Value of “Most”

Value of “Most”

A professor of linguistics has estimated what "most" really means.


Putting a number on "most." I'm Bob Hirshon and this is Science Update.

Words like "most," "some," and "few" may be vague, but we all know what they mean. Or do we? Linguistics professor Mira Ariel, of Tel Aviv University in Israel, decided to find out if people agreed on a numerical value for "most." She presented sixty English speakers from several different countries with little scenarios involving the word "most," or the phrase "more than half."

And the question was always how much do you think the speaker meant? And I had all kinds of values there: twenty percent, fifty percent, seventy percent, eighty percent, whatever.

She found that people consistently take "most" to mean 80 to 95 percent—even though one could arguably set the bar much lower. Ariel says it's important for communicators to understand what they're implying, whether they're scientists, advertisers, or politicians. I'm Bob Hirshon for AAAS, the Science Society.

Making Sense of the Research

This study might sound like it's completely unnecessary. After all, even a three-year-old can use the word "most" correctly. But understanding it in conversation isn't the same thing as scientifically quantifying it—meaning putting it in numerical terms. What's more, scientists often investigate everyday assumptions that people make, and sometimes find out they're not quite true. For linguists—scientists who study language—understanding the precise meaning of a word is important to studying how it's used.

Arguably, the word "most" could mean anything from 51 to 100 percent. And sometimes it's used to describe a slim majority; for example, a Senator might argue that "most Americans" support her position if a poll indicates that 54 percent do. But would that statement really match up to how we understand "most"? Or would such a statement be misleading, even if it's not intentionally deceptive?

To find out, Ariel's team recruited about sixty native English speakers from several different English-speaking countries, including the United States, England, and Australia. They didn't ask them point-blank, "What does 'most' mean to you?" because their answer to such an abstract question might not reflect how they actually understand "most" in conversation. Instead, they presented the volunteers with short stories, containing phrases like, "Most of the students come from the city," or "More than half of the groups chose pizza over hot dogs." At the end of each story, they asked the volunteers to estimate the percentage of the students that came from the city, groups that chose pizza, and so on.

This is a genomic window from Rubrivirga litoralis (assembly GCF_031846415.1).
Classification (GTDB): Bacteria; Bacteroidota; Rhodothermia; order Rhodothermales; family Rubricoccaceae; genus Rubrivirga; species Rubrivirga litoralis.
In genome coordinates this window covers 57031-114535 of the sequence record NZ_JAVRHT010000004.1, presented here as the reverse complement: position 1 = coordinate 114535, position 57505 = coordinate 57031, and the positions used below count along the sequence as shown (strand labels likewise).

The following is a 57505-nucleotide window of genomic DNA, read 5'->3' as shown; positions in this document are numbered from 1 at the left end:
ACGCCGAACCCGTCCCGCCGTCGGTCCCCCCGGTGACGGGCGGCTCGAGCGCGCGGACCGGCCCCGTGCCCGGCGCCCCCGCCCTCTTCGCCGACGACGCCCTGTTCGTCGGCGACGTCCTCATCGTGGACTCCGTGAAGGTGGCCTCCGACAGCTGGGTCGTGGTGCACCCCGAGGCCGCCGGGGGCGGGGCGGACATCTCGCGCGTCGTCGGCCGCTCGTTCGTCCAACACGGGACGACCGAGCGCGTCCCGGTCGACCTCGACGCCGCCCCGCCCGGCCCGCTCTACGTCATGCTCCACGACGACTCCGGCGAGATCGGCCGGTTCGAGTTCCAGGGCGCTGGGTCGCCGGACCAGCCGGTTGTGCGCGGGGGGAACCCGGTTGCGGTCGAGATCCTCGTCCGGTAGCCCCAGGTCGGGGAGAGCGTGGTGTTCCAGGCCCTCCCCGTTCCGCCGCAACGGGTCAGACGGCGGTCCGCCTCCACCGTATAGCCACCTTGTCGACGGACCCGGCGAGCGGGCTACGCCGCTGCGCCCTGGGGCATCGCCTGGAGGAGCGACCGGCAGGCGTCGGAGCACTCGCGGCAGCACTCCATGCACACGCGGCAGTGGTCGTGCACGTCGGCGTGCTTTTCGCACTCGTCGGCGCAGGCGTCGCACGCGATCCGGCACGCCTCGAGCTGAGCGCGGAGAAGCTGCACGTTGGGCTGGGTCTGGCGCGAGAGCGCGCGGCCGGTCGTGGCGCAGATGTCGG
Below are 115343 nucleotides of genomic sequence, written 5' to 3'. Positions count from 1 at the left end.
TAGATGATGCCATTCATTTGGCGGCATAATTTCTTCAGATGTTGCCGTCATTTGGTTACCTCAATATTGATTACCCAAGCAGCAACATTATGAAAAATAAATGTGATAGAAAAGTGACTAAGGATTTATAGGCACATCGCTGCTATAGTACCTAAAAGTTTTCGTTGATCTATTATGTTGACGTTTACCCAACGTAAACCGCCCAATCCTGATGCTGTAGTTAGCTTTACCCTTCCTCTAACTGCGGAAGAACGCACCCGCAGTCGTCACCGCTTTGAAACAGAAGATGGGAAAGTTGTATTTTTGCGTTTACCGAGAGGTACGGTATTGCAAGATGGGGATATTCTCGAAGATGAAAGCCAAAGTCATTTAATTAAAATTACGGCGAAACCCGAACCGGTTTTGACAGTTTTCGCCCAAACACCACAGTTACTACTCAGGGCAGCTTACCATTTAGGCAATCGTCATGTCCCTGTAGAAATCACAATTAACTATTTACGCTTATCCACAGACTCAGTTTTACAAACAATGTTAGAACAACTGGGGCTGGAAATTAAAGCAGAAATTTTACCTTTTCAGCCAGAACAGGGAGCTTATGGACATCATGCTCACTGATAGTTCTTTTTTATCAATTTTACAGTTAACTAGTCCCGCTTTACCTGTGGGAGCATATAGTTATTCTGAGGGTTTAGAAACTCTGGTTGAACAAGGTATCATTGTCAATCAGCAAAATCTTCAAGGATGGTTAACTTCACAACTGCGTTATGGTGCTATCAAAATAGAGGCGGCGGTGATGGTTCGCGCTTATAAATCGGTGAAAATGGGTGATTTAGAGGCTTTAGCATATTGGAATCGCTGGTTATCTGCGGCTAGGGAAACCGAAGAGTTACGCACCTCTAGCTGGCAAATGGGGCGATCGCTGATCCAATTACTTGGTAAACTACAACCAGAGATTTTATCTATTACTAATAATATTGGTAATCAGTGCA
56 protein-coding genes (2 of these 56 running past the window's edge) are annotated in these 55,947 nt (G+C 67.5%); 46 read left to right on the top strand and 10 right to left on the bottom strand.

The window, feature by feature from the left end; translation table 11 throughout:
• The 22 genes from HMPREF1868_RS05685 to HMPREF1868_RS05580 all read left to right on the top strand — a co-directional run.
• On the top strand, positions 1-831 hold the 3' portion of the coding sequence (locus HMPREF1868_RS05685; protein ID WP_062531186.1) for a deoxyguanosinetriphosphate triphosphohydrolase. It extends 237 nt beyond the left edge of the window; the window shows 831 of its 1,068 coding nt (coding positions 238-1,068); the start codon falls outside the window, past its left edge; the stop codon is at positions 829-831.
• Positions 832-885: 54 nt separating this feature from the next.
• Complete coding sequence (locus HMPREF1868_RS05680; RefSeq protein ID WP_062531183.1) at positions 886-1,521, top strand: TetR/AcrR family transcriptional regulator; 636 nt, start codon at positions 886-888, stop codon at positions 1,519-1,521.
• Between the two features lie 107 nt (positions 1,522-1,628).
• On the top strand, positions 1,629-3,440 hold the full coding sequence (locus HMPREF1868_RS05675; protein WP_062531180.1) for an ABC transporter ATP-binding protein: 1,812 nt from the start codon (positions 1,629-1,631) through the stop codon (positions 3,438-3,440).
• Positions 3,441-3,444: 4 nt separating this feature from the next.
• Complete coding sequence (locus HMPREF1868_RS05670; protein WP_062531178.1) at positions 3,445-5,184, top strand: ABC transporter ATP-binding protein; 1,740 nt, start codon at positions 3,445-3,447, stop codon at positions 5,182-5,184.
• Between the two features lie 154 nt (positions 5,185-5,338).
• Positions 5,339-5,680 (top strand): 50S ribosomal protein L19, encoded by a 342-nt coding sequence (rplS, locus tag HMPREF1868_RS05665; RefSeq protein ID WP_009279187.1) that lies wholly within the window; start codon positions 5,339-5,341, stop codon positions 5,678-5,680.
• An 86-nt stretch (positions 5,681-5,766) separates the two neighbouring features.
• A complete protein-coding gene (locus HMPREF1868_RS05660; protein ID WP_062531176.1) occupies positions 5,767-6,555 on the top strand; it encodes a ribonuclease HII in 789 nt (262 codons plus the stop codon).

They found that people very consistently estimated "most" to be between 80 and 95 percent, no matter what the context, or the speaker's country of origin. "More than half," on the other hand, was assumed to mean a smaller majority, like 55 percent, 60 percent, or 70 percent. This suggests that "most" does have a universal, specific meaning in English, and a meaning that can't be applied to just any majority.

Ariel says she wasn't too surprised by the findings, since the idea of a simple majority has become important only in the last century or two, with the rise of large-scale democracy. But it means that saying "most" when you just mean "a majority" can confuse your audience. Whether some people might want to do that intentionally is another question.

Now try and answer these questions:

  1. Why was this study conducted?
  2. What value did the researchers arrive at for "most"?
  3. Why do you think they studied only native English speakers, rather than people who learned English as a second language, and why did they include speakers from several different English-speaking countries?
  4. Suppose Australians estimated "most" to mean 80 to 95 percent, but Americans defined it as 65 to 95 percent. How would you interpret that finding? What further research would it suggest?

You may want to check out the January 29, 2010 Science Update Podcast to hear further information about this Science Update and the other programs for that week. This podcast's topics include: sleeping birds, sperm wars, looking for water on distant planets, and the value of "most."

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